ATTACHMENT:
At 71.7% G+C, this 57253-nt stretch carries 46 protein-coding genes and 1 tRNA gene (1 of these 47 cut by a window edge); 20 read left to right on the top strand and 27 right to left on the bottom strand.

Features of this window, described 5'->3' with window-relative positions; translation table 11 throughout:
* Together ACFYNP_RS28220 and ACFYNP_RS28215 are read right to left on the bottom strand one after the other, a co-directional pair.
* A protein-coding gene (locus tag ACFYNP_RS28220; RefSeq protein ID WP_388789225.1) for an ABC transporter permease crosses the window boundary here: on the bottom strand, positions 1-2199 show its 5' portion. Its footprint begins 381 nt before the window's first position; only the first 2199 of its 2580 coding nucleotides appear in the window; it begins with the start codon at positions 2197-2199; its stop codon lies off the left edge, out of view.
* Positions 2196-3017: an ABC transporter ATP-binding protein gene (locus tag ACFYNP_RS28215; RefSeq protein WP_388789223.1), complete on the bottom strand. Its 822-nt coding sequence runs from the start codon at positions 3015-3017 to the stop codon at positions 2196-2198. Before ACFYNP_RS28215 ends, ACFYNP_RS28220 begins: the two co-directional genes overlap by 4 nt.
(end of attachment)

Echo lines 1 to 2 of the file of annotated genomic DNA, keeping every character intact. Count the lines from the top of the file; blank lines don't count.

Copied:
At 71.7% G+C, this 57253-nt stretch carries 46 protein-coding genes and 1 tRNA gene (1 of these 47 cut by a window edge); 20 read left to right on the top strand and 27 right to left on the bottom strand.

Features of this window, described 5'->3' with window-relative positions; translation table 11 throughout: